I’m the controls engineering manager of the ASIC engineering team, which includes four other controls engineers, including Hiett. We also have a service engineer who primarily does field service and startup work. I consider him to be a controls engineer. Our experience and expertise here is somewhat varied, making for a very good team. Our service engineer, Herb Prychodko, and I are very good with ac variable frequency drives, dc drives and coordinated drive systems. Hiett and Frank Gentry are experienced PLC programmers. The two younger engineers, Mike Bencsik and Evan Adamson, along with our owner, Jeff Nichols, are really good with servos and motion control. The vice president of sales/marketing is Chris Schieman, formerly of Rockwell Automation/Reliance Electric, and he’s quite experienced with drive systems applications after working in the steel industry for Reliance a number of years. In most cases, the engineer that designs a system also does the startup on-site where the customer has purchased it. Most users and some OEMs buy startup with the systems.

ASIC also has a full-service panel shop that’s certified to build and label panels to UL508A/cUL and UL698A. We build panels to customer designs, or ASIC can provide a turnkey solution from application engineering, panel design and programming to on-site startup assistance.

Tuning the system

“Tuning one motor drive with no load is not a hard thing to do,” explains ASIC’s Hiett. “But to get the three drives to move in a desired fashion independently of each other in synchronization required a lot of work.” The challenge involves decelerating to a stop so the cut length falls right in the distance window without having to reverse the motors, because moving backward really slows down the operation of the machine. During the initial testing stage, the unrolled material would blow past the setpoint and then reverse direction and pull past the cut length in the other direction in a never-ending oscillation. Part of the problem resulted from the fact that tuning this application presented some unique problems. “Typically, one turns the gains down if there’s an oscillation, but, in this case, the oscillations got worse when we did that,” says Hiett. With help from Delta Computer Systems’ engineers, and plot information obtained using Delta’s tuning tools, Hiett increased the proportional gains, and the system response got a lot better. Additional tuning to reduce rapid changes in velocity got the system to settle down quickly.

“During a phone and Internet collaboration session with the Delta engineer, we used Delta’s plotting tools to display the motion,” explains Hiett. “Then, we’d make adjustments to the control loop gains and then run another piece on the machine while Delta’s engineer watched the results over the Internet via a live connection.” The Delta engineer looked at the three real and one virtual axis and suggested tuning changes on each axis.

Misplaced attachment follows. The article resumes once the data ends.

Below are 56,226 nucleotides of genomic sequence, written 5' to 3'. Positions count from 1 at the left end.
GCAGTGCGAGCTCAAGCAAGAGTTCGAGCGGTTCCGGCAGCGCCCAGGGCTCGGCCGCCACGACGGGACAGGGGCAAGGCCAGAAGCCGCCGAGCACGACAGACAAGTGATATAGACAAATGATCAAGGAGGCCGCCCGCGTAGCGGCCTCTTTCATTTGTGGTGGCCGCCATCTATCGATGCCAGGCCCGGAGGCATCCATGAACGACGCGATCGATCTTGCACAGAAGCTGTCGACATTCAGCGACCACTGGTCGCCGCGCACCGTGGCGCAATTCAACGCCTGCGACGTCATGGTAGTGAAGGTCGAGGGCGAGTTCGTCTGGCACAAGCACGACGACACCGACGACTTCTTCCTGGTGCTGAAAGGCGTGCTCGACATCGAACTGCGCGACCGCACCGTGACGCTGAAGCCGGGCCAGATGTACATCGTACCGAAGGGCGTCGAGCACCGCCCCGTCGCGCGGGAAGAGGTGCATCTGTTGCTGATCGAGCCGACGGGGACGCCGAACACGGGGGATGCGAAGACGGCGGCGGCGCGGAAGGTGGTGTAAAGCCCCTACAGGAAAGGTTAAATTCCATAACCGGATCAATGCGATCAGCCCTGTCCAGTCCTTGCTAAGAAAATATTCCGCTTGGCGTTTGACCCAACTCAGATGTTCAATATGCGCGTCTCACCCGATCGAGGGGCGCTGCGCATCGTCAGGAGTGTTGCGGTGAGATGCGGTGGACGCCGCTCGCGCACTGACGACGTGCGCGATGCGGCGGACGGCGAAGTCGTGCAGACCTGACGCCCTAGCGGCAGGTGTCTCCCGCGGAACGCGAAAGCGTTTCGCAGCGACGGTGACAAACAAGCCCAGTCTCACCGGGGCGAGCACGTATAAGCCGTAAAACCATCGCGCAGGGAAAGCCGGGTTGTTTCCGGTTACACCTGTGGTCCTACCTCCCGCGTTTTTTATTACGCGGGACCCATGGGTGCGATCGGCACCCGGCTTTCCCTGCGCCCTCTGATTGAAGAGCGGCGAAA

We would set a cut length of approximately 10 ft on the screen and initiate an indexing operation. The Delta software tool would then gather the data during the move. The data could then be transferred to Delta over the Internet. The Delta engineer would look at the shape of the curve and recommend a change in the gain value of one of the control loop parameters. Then we would back the material up and run it through again. We didn’t actually make cuts during the tuning because we didn’t want to waste a bunch of steel. I will say that we went from oscillations to an accurate index length very quickly, but it took another few hours to get the move time down to the quickest time possible while holding length accuracy.

Hiett also found the help index in Delta’s RMCTools software to be very useful. “Delta’s help information is the most useful that I’ve found among motion control vendors. For example, Delta’s website has sample programs on how to communicate between the product and just about any PLC currently being used in the industry, including several examples for the PLC that we were using on this project. The examples that I was able to download directly from the website easily saved me a full day of software development.”

Hagerty’s Boon also has been trained to program the Delta controller in the event that software maintenance is required. “I took the Delta RMC technical training in St. Louis, and I found programming the controller to be easy. I’m comfortable to make software changes when needed,” he says.

From a maintenance point of view, the software does make a big difference in the ease of making adjustments. Since we left the site, there have been a couple of instances where Hagerty ran a product with some different feature and additional tuning adjustments were needed to settle things down. That’s the result of tuning everything close to the edge in order to maximize production rates. Hagerty’s Boon has been trained with the software and understands it, so he has made the necessary adjustments each time and solved the problems after a brief phone conversation with ASIC.

With Hagerty’s controller upgrade, the production quality issues have now been resolved. Whereas the old machine was only able to produce steel sheets to within tolerances of approximately ¼-in, and out-of-tolerance material was wasted, the ASIC engineers were ultimately able to tune the machine to achieve the required dimension to within 1/1,000 of an inch, while getting the system to settle down quickly so ASIC’s customer can fire the shear more quickly and increase the production rate.

The changes were discussed and planned two years before the solution was actually implemented on this machine. The delay was primarily due to Hagerty’s upgrading the stacker and material handling system at the output end of the line.